Tuesday, June 26, 2007

How To Measure Prosper Profits Accurately

See "Prosper Private Lending Service: Do You Want To Be a Collection Agency?" for background.

Prosper.com lenders are apt to overestimate their profits:

  • Your returns might appear high at first (when borrowers make the first payment because they are still eager and excited about their new money and the novelty of Prosper) but do not be surprised if defaults increase over time as borrowers get bored of paying and the luster of their vacation/wedding/business-that-did-not-take-off is long forgotten.
  • You never know your final profit until the last payment is made (or not made) 3 years later.
  • You can spend 2 years simply hoping that you get your principal back.
  • After that, spend another year seeing if you will get the promised 15% above principal or if the borrower will skip the last year of payments so you net 0% above principal—which would be a real 6-9% net loss after you account for 2-3 years of inflation.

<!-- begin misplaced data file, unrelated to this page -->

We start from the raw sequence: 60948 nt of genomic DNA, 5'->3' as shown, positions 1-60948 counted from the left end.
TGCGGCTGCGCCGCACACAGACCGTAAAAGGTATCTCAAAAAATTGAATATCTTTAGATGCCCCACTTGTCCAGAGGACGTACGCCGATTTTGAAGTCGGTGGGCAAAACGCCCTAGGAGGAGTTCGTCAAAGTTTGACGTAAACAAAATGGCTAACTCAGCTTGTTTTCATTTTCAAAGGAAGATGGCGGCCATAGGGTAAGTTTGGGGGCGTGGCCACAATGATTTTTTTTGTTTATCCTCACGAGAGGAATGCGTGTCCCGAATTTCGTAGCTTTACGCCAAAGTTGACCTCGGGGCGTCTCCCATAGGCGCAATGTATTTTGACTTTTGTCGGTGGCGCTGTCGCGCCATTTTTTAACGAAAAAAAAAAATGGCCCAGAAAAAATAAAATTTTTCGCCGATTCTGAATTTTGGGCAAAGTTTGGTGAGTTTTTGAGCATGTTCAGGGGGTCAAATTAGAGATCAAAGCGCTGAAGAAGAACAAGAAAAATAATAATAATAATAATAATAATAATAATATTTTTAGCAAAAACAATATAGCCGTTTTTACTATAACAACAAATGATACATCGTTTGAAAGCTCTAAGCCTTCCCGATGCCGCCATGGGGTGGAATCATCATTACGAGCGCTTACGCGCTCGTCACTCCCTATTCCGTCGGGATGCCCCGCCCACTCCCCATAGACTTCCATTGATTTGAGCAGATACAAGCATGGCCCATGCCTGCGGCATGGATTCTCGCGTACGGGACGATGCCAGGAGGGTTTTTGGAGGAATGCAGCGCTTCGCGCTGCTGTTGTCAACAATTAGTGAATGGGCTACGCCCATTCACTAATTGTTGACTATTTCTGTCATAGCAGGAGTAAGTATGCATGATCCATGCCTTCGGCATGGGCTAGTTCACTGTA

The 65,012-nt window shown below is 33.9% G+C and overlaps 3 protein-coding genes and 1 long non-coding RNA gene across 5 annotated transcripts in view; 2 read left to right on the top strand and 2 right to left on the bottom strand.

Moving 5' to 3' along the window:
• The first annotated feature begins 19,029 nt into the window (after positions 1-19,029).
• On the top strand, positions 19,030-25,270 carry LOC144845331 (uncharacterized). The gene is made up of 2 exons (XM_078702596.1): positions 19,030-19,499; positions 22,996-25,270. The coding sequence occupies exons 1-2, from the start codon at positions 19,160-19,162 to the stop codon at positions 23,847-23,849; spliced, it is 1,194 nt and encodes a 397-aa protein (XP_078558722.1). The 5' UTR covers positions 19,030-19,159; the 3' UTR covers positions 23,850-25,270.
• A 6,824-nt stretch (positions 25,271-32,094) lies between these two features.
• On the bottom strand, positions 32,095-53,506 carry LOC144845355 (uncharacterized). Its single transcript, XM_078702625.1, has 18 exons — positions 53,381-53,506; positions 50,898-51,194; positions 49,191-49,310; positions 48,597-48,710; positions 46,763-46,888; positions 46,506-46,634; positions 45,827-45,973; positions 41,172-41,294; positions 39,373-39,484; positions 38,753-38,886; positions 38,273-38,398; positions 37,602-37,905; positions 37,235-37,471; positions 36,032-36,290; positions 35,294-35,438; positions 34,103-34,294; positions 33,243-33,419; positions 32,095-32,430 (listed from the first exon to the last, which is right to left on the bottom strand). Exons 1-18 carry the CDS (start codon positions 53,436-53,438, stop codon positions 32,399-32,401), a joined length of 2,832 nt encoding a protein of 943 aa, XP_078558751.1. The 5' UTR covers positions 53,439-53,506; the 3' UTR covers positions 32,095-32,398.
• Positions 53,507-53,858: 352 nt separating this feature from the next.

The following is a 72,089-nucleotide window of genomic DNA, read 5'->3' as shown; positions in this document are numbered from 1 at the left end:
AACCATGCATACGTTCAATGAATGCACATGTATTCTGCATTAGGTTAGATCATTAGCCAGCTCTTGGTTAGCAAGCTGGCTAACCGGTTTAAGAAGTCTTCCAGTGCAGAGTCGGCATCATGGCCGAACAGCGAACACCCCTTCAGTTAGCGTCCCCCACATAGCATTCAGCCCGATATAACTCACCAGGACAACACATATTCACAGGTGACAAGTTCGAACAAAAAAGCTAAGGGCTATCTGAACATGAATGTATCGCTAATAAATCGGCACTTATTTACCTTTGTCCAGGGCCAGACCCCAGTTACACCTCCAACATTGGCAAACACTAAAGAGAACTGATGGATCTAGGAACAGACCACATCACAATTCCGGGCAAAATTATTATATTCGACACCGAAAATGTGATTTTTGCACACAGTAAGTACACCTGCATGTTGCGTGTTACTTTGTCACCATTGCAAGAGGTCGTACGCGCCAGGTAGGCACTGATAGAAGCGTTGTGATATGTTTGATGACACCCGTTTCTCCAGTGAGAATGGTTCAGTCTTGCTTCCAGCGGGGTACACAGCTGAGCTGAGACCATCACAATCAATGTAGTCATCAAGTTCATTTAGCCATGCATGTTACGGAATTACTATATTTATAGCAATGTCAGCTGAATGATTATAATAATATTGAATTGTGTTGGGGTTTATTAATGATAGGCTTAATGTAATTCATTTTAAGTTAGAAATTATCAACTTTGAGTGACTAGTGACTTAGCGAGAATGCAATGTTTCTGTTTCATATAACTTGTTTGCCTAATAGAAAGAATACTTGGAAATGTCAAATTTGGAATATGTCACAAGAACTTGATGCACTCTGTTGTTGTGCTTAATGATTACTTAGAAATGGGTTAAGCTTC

Formula To Track Prosper Return on Investment (ROI)

Therefore, perhaps Prosper profits should be tracked by making the loan, recording a -100% return (100% loss), updating to a -97% return after the first payment, and so forth.

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